Learning delays in babies have been observed since the pandemic

Language, expression, emotions… According to a report by British childcare workers, the pandemic is having an impact on young children’s ability to learn.

DTwo years into the pandemic, a study attempted to measure the impact of back-to-back deliveries on young children’s ability to learn. The results are rather worrying. Passed on by the Guardiana report recently commissioned by Ofsted (British Education Standards Office). In fact, many babies show delays in social and physical development.

Based on the work of 70 childcare professionals interviewed by Ofsted, the paper lists the following learning delays: abnormally limited vocabulary, difficulty responding to basic facial expressions (which in adults could be due to mask-wearing), but also delays related to the walking (leading to an increase in obesity) and speech.

Children do not have the level of skills expected for basic learning: Cleanliness, tying shoelaces, dealing with others, putting on and taking off your coat…‘, sums up Amanda Spielman, Chief Inspector of Ofsted.

Less social interactions due to restrictions

Amanda Spielman attributes these worrying delays to the back-to-back deliveries that have shaped the lives of British babies over the past two years. The latter would have had no opportunity to acquire certain “basics” of education due to the lack of social interaction, leading not only to a slowdown in their learning but also to lower self-confidence.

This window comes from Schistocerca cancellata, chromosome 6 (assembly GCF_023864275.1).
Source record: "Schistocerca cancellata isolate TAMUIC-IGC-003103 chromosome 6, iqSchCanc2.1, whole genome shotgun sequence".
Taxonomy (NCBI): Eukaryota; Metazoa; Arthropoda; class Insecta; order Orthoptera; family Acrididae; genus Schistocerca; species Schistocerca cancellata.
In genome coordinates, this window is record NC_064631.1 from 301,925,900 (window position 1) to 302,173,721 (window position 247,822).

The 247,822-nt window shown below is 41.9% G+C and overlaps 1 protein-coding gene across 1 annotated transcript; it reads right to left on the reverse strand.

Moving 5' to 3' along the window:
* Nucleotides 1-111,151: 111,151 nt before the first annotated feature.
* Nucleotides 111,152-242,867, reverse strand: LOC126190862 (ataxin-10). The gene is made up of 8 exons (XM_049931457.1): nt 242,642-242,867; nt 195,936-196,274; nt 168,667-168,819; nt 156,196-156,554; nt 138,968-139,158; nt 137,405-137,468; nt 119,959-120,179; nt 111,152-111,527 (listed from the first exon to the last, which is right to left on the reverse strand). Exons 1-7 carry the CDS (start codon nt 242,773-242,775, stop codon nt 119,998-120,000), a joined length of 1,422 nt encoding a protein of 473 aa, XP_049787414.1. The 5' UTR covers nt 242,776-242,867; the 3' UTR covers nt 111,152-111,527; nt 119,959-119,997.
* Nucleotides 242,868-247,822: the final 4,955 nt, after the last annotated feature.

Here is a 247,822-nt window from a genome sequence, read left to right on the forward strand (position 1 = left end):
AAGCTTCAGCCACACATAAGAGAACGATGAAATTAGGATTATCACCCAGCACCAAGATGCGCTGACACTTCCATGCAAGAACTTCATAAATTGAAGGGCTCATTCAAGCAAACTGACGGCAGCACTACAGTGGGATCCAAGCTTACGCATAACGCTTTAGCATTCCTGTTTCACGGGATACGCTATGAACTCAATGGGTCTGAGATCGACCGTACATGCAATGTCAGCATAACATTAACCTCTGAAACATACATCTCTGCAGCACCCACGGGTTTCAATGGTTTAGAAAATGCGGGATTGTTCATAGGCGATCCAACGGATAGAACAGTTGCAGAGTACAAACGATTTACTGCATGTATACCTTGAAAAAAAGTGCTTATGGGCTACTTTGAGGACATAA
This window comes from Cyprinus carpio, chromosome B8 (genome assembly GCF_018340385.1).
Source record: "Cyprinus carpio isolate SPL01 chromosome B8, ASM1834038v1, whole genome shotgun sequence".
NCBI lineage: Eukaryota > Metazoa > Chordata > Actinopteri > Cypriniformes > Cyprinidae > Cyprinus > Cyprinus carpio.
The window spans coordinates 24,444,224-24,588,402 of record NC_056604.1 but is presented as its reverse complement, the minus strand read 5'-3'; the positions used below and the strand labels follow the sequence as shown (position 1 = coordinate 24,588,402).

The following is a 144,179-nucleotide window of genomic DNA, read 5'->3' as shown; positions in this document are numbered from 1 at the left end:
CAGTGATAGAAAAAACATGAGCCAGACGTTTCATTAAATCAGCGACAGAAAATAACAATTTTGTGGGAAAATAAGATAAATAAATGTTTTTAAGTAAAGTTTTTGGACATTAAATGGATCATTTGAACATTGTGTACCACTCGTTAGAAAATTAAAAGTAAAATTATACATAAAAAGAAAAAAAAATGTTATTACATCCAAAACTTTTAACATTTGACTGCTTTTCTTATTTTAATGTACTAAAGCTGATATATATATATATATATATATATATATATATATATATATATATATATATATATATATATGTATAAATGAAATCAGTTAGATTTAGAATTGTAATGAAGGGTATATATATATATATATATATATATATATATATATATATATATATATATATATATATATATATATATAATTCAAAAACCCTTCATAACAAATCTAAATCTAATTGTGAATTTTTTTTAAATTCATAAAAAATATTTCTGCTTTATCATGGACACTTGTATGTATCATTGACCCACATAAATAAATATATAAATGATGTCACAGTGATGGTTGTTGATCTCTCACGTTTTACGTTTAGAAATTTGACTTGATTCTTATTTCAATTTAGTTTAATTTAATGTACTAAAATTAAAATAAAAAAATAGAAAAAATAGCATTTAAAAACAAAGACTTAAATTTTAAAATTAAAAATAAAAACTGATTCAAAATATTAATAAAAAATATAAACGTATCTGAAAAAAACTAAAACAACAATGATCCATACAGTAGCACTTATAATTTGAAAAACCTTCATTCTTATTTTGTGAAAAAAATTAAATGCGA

The report particularly highlights the difficulties in forming friendships between “Covid babies”.

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Another alarming phenomenon raised by the report’s authors is that the young children who are most affected by these learning delays are those who live in small apartments without access to a garden and therefore spend more time staring each day Spend eyes on a screen. .

To counteract the negative effects of lockdowns, Ofsted members therefore advise parents to encourage dialogue with their little ones as much as possibletaking them to parks so they “watch the world and get some exercise” (for children who can already walk or crawl).

In kindergartens, Amanda Spielman gives the example of setting up ‘talk groups’ specially created across the Channel to help children catch up on their language delay, or even card games to encourage them to express their feelings.

Of course, these suggestions apply to both British and French parents and children.


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